Recently I read a post on the Kindle Community Boards by someone who proudly claimed they had downloaded over 3,000 free books over a weekend. That's insane. They will never read all those books, especially if they didn't pay anything for them.
Have fun downloading free eBooks, but once in a while throw an author a bone and pay for their book. $4.99 is less than a fast food meal or a fancy cup of coffee. Besides, if you pay for it, it's more likely you'll actually read it, and that's what an author wants.
Tuesday, January 3, 2012
Sunday, January 1, 2012
During all my Brooklyn years, I never needed, or wanted, to step into the 64th precinct, although I always admired the brick facade flanked by Greek columns. The original copper signs turned green, and intricate wrought iron black bars framing the windows, give it a distinctive, warm, “Old Brooklyn” vibe. Not so, the inside.
We entered the cracked-walled, paint-peeling, hot house, and was met by a less than cooperative staff who greeted us with indifference, and then served us a nice helping of incompetence. I walked over to the desk sergeant, who didn’t bother looking up from his desk.
"Gotta wait over there. She'll let you know where to go,” he said pointing to a woman sitting at a small desk. She didn’t bother to look up either, not at us, and not once at the Korean family who relayed the attack they had experienced as they waited for a bus.
Eventually, another woman plopped down at the small desk too. After I explained the situation, she took my papers and went to the property room right behind the desk. She knocked on the door. There was no answer. She looked as if she tried to turn the door knob, but said it was locked.
"He's not here right now,” the woman said. “You have to come back." It was 4:00pm.
"When will he be back?" I asked.
"Not until tomorrow."
I tried to reason with her, explaining what we had already endured, and that we needed to get back to Virginia. She couldn’t care less.
She handed me back the papers, and said, “I said you had to come back tomorrow.”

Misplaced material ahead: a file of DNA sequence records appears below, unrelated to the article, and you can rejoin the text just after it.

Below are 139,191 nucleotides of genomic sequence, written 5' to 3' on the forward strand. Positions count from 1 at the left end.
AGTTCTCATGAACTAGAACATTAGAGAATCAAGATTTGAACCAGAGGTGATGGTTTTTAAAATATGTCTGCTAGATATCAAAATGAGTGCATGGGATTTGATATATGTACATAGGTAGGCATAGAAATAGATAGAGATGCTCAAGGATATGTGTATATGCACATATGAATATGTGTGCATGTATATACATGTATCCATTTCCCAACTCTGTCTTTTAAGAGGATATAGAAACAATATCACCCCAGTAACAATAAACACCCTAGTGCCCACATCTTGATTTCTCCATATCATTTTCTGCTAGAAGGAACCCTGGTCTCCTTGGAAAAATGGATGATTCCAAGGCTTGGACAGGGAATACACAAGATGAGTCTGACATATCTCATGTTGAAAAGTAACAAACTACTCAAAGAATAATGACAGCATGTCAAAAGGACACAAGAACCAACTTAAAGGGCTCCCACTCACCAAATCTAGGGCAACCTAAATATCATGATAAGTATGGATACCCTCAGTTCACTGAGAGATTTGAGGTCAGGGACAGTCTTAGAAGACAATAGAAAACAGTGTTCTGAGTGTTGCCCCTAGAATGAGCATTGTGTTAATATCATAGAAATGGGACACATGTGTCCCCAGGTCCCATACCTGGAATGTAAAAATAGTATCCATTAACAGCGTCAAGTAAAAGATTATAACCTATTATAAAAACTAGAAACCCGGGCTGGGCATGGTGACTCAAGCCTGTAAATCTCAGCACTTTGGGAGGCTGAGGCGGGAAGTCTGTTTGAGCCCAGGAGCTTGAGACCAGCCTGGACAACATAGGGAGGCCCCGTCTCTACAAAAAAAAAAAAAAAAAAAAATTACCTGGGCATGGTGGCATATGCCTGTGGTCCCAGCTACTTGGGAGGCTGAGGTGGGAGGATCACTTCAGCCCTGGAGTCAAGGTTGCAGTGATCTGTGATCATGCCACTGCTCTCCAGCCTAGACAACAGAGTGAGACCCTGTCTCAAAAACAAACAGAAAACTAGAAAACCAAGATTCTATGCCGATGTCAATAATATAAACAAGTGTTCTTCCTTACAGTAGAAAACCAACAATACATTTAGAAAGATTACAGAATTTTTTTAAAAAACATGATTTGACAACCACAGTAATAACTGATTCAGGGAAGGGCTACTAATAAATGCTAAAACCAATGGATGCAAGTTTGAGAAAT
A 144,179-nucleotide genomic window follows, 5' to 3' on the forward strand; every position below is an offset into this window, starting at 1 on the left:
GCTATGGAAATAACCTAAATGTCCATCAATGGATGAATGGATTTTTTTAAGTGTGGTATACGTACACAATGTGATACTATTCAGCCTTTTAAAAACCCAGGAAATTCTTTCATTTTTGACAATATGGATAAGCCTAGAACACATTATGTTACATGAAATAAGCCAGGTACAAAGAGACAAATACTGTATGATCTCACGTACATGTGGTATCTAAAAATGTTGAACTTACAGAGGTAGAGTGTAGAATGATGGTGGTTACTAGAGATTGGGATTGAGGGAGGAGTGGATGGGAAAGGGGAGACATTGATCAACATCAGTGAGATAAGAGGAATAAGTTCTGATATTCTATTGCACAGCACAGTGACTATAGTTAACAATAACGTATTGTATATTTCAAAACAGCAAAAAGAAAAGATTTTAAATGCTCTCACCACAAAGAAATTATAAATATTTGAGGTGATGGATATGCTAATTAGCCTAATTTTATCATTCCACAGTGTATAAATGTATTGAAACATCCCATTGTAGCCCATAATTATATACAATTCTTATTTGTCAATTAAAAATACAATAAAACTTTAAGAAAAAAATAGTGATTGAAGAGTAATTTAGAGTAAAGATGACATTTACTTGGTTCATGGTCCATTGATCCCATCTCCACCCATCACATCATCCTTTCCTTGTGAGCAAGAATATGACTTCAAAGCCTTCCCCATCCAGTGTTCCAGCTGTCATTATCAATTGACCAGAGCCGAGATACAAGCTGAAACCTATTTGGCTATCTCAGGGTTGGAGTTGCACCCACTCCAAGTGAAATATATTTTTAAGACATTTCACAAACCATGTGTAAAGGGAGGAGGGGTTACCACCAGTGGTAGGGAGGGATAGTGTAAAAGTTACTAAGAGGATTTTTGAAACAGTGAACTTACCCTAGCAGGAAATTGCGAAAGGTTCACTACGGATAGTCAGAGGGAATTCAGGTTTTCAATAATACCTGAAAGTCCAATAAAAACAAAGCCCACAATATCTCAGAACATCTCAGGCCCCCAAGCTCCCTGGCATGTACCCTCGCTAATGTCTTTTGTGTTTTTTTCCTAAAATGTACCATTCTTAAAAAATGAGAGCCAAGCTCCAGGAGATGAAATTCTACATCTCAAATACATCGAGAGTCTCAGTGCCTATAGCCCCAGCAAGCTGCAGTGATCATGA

My husband saw my jaw and hands clench. He cautioned me in a low voice, “Don’t freak out.”
I stomped over to the desk sergeant and said, “I need to speak to the detective who was at my father’s house.”
Still not looking up from his desk, the sergeant asked, “Who’s that?”
“I don’t know if he’s here.”
“Then I’ll just wait until he gets here.”
He called upstairs. Luckily, the detective was there, and I wouldn’t have to spend my night on a hard bench. As soon as I saw, who I assumed was O’Keefe, hobble down the stairs, I ran towards him, introduced myself, and explained the situation. The detective took the voucher, went behind the desk and asked me, “Why can’t you get the possessions?”
I replied, “They told me the property clerk was gone for the day and the room was locked.”
O’Keefe went over to the same door, turned the knob and walked in. Out of nowhere the property clerk materialized and entered the room behind the detective. They brought out one plastic gallon-sized zip-loc bag which contained some legal papers and a piece of cardboard with a couple of cards taped to it. There was no money, no credit cards, and no bank card. My suspicions of foul play had been raised even more.
“You need to open an investigation,” I demanded.
O’Keefe looked at me like I was nuts. I looked back at him like he was nuts, and pointed out what I thought was obvious, “Clearly there’s items missing from my father’s wallet.”
"Did you look all around the house?" O’Keefe asked.
I was speechless for a moment and then replied, “Well, duh, that's all we've done. You’re missing the point. I’m talking about what my father always kept in his wallet. There's no way in hell he would not have one single dollar on him. Where are his credit cards, his bank cards? Obviously this is a crime scene.”
The detective was not convinced.
“Look, either you’re going to launch an investigation, or I'm bringing it to the District Attorney’s Office. Someone stole from him, and I'm sure it wasn't this precinct."
I almost choked on that last sentence. I remembered the attending police officer had told me over the phone besides two wallets, he packed up my father’s watch. There was only one wallet and no watch. The property clerk suddenly said, “You know, there might be another bag back there,” as he headed back into the property room. He emerged with another plastic bag that contained $200, credit cards, a bloodied watch, but no other wallet. Surprise, surprise. Crooked cops? Incompetent cops? How stupid did they think we were? Did they think we were dumb hillbillies from Virginia?
For more info on Fractured Facade please visit my website: www.elenaderosa.com